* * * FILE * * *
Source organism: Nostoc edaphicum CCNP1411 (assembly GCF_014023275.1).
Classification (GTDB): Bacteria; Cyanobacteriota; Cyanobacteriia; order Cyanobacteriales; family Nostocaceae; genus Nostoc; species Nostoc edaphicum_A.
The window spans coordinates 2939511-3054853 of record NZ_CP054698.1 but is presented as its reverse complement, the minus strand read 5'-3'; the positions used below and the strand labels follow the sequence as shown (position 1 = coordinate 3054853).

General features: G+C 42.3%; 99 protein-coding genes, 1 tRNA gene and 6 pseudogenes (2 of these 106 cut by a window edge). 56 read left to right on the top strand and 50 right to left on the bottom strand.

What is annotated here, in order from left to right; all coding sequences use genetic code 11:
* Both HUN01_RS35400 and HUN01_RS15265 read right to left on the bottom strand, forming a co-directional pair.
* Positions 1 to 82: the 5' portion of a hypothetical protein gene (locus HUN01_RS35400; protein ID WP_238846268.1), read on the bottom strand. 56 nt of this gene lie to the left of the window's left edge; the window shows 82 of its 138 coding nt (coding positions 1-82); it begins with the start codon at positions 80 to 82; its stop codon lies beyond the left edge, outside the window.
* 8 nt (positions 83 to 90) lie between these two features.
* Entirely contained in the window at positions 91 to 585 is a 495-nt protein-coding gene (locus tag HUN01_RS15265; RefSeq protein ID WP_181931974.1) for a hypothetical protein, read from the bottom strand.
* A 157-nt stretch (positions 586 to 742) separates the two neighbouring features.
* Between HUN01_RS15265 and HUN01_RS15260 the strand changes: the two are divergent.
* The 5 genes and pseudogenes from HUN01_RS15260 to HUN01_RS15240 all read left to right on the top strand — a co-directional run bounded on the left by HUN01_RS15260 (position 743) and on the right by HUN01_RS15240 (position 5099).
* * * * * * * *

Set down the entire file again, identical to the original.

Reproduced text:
Source organism: Nostoc edaphicum CCNP1411 (assembly GCF_014023275.1).
Classification (GTDB): Bacteria; Cyanobacteriota; Cyanobacteriia; order Cyanobacteriales; family Nostocaceae; genus Nostoc; species Nostoc edaphicum_A.
The window spans coordinates 2939511-3054853 of record NZ_CP054698.1 but is presented as its reverse complement, the minus strand read 5'-3'; the positions used below and the strand labels follow the sequence as shown (position 1 = coordinate 3054853).

General features: G+C 42.3%; 99 protein-coding genes, 1 tRNA gene and 6 pseudogenes (2 of these 106 cut by a window edge). 56 read left to right on the top strand and 50 right to left on the bottom strand.

What is annotated here, in order from left to right; all coding sequences use genetic code 11:
* Both HUN01_RS35400 and HUN01_RS15265 read right to left on the bottom strand, forming a co-directional pair.
* Positions 1 to 82: the 5' portion of a hypothetical protein gene (locus HUN01_RS35400; protein ID WP_238846268.1), read on the bottom strand. 56 nt of this gene lie to the left of the window's left edge; the window shows 82 of its 138 coding nt (coding positions 1-82); it begins with the start codon at positions 80 to 82; its stop codon lies beyond the left edge, outside the window.
* 8 nt (positions 83 to 90) lie between these two features.
* Entirely contained in the window at positions 91 to 585 is a 495-nt protein-coding gene (locus tag HUN01_RS15265; RefSeq protein ID WP_181931974.1) for a hypothetical protein, read from the bottom strand.
* A 157-nt stretch (positions 586 to 742) separates the two neighbouring features.
* Between HUN01_RS15265 and HUN01_RS15260 the strand changes: the two are divergent.
* The 5 genes and pseudogenes from HUN01_RS15260 to HUN01_RS15240 all read left to right on the top strand — a co-directional run bounded on the left by HUN01_RS15260 (position 743) and on the right by HUN01_RS15240 (position 5099).